This may be achieved with the Falcon Heavy launch system and the Dragon spacecraft, both designed by SpaceX. The Falcon Heavy is still in development. The Dragon spacecraft has already docked with the International Space Station, but it would still need to be modified in order to land on Mars. This possibility is currently being researched at NASA’s Ames Research Center.[15]

In 2011, researcher John Karcz advised NASA that the Dragon would be able to safely deliver up to a tonne without using a parachute, and that supersonic retro-propulsion would allow it to carry even more.[16] Retro-propulsion involves firing rockets in the direction the craft is travelling in, in order to slow it down. In order to land safely on Mars, this will need to be done while the spacecraft is still travelling faster than the speed of sound.

A self-sufficient habitat will also be difficult to construct on Mars. It’ll need to be covered in layers of sand in order to protect the astronauts from radiation, and incorporate a life support system that provides energy, food, water, and oxygen.

Mars One claims that their Mars Rovers will be able to travel in a 40 km radius, giving people an area of over 5000 square km to explore, an area about twice the size of Luxemburg. Mars One plan to cover up to 60% of this surface in solar panels in order to provide the habitat with electricity.

One problem with this is that Mars is dusty, and the whole of the planet’s surface can be covered in dust storms for weeks. During this time, far less light will get through, but Mars One claims there’ll still be enough to provide life support. When it’s safe to do so, people will have to use a Rover to blow the dust away.[17]

Inhabitants of Mars will have to grow their own food hydroponically, inside greenhouses. There is water within the Martian soil, which they can heat and then collect the evaporation. Part of this water can be used for drinking, cleaning, and feeding crops, and part can be used to produce oxygen. The rest of the artificial atmosphere could be filled with the inert gases nitrogen and argon, which can be extracted from Mars’ atmosphere.[18]

19.4.2 Mental requirements

In order for a crewed mission to Mars to succeed, people will have to cope with the psychological strains of both isolation and confinement. The trip there will take about 7 months. It will be stressful, as the astronauts will have very little personal space. There will be constant noise, they will be unable to shower, and they will have to live on minimal rations of food and water. They may have to spend days at a time inside the small refuge designed to protect them from solar radiation, and will have to exercise regularly to prevent osteoporosis.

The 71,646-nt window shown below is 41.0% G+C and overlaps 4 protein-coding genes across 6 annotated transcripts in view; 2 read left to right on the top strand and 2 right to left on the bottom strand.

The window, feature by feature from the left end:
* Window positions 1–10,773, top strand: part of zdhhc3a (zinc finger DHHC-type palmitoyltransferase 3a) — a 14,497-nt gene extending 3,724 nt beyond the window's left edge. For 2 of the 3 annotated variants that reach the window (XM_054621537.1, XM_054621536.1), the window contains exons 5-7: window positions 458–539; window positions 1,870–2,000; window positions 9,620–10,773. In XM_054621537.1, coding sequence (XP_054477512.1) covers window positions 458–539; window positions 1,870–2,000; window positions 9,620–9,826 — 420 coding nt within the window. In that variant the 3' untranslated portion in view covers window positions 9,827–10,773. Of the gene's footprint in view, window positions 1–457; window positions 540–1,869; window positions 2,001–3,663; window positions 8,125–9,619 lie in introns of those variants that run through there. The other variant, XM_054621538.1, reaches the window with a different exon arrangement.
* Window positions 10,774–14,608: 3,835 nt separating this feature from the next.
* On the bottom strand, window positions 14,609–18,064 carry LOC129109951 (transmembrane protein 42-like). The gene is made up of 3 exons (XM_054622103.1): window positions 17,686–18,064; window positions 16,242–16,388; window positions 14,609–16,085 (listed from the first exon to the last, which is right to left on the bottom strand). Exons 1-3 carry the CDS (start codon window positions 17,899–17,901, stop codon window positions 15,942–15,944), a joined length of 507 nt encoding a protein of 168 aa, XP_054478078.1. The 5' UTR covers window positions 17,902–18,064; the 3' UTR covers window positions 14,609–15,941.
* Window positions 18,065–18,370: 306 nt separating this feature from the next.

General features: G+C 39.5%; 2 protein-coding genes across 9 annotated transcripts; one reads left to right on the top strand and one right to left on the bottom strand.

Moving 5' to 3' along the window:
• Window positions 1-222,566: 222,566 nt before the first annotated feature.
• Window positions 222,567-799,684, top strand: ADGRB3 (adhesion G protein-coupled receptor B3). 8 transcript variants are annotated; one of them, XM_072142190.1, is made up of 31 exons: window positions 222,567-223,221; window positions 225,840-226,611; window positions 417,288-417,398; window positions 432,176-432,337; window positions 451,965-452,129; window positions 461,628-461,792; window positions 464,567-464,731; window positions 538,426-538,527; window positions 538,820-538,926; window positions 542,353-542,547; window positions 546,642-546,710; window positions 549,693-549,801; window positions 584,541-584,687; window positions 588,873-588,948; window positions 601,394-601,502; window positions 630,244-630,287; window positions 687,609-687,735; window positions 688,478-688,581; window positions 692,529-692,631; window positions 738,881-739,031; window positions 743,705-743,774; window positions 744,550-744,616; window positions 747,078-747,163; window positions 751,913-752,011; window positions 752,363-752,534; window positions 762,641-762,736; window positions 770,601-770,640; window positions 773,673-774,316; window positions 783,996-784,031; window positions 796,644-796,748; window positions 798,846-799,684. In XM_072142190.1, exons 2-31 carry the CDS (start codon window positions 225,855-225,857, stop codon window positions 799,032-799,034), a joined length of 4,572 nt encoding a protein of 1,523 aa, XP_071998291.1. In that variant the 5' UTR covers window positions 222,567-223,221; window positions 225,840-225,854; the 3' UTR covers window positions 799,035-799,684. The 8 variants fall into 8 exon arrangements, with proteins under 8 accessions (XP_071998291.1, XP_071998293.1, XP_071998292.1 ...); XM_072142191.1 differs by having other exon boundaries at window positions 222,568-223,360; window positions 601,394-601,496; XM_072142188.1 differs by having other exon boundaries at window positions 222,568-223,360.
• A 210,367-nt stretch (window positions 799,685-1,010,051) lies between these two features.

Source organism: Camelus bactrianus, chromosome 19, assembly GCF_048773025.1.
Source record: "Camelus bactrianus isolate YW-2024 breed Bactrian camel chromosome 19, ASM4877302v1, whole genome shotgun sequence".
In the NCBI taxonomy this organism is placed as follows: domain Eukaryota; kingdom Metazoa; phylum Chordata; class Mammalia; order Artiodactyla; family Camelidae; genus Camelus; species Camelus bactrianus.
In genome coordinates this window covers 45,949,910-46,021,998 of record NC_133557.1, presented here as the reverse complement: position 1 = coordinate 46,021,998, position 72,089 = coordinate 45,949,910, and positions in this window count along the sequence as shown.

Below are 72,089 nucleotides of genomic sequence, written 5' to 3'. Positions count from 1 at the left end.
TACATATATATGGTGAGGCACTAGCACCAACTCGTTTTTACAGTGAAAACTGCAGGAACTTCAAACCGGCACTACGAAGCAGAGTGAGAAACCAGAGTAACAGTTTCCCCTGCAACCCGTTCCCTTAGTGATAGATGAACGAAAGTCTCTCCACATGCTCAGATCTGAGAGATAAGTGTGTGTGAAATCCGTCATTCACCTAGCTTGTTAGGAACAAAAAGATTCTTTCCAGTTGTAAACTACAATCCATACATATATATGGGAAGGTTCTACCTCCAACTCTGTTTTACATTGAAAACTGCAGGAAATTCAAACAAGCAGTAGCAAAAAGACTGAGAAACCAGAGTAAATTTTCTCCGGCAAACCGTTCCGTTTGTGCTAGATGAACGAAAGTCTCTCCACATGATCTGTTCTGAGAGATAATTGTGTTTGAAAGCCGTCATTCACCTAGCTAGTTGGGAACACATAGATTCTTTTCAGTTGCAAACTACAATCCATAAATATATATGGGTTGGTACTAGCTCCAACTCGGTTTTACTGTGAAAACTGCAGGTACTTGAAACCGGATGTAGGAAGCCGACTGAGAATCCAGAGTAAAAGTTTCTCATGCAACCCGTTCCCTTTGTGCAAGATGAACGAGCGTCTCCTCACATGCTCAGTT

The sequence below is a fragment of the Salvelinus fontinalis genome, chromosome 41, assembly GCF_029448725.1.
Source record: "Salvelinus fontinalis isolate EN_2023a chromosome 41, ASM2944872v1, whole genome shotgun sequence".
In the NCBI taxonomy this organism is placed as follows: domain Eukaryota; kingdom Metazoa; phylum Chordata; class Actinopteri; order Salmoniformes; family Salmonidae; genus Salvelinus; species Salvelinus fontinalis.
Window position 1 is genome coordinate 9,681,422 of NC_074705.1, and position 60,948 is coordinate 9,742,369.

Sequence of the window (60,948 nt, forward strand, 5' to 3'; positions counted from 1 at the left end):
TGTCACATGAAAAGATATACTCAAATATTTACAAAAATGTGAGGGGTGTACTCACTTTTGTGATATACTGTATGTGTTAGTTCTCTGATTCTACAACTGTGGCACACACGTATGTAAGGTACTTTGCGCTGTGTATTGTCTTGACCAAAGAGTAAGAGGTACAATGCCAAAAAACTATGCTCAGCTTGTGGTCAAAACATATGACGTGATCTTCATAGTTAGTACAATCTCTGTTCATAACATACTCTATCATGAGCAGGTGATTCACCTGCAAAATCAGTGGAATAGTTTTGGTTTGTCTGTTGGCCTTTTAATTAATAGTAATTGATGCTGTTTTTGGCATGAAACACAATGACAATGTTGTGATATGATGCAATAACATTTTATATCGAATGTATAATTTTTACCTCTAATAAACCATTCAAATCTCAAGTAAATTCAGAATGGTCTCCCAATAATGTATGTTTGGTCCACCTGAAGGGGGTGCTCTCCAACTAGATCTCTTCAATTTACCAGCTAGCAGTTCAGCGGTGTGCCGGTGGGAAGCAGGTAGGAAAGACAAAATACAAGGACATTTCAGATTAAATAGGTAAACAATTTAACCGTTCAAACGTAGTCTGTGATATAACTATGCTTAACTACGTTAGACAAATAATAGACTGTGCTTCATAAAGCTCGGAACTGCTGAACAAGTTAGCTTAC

Things will improve once they arrive in their living habitats. They will be able be able to wear normal clothes, shower, grow and cook fresh food, and begin work researching Mars. Although they’ll still not have much of a view, since the habitats must be covered in layers of sand to prevent radiation poisoning, and if anything does go wrong they will have to solve the problem themselves. Once there, the Earth will be just another star in the sky.

19.5 References

  1. NASA, Planetary Fact Sheet, Planetary Science - NASA.

  2. NASA, Mars Exploration Overview, NASA - Mars.

  3. NASA, Mars: Basic Facts, NASA Solar System Exploration.

  4. Hall, A., Monthly Notices of the Royal Astronomical Society 1878, 38, 205–209.

  5. Veverka, J., Thomas, P., Asteroids 1979, 1, 628–651.

  6. NASA, NASA Confirms Evidence That Liquid Water Flows on Today’s Mars, NASA, 2015.

  7. NASA, Dark, Recurring Streaks on Walls of Garni Crater on Mars, NASA, 2015.

  8. Mars One, Mars One will settle men on Mars in 2023, Mars One.

  9. Mars One, Roadmap, Mars One.

  10. Mars One, Will Mars One meet the exact time schedule?, Mars One.

  11. Holligan, A., Can the Dutch do reality TV in space?, BBC News, 2012.

  12. Mars One, The Technology, Mars One.

  13. NASA, Space Faring: The Radiation Challenge, NASA.

  14. Kinney, D. J., 49th AIAA Aerospace Sciences Meeting Orlando FL. 2011.

  15. Karcz, J., Karcz, J., Davis, S. M., Aftosmis, M. J., Allen, G. A., Bakhtian, N. M., Dyakonov, A. A., Edquist, K. T., Glass, B. J., Gonzales, A. A., Heldmann, J. L., Lemke, L. G., Red Dragon: Low-Cost Access to the Surface of Mars Using Commercial Capabilities, The NASA Advanced Supercomputing (NAS) Division, 2012.

  16. Karcz, J., Red Dragon: The Feasibility of a Dragon-derived Mars lander for scientific and human-precursor investigation, NASA Advisory Council Science Committee, 2011.

  17. Mars One, What are the risks of dust and sand on Mars?, Mars One.

  18. Mars One, Will the astronauts have enough water, food and oxygen?, Mars One.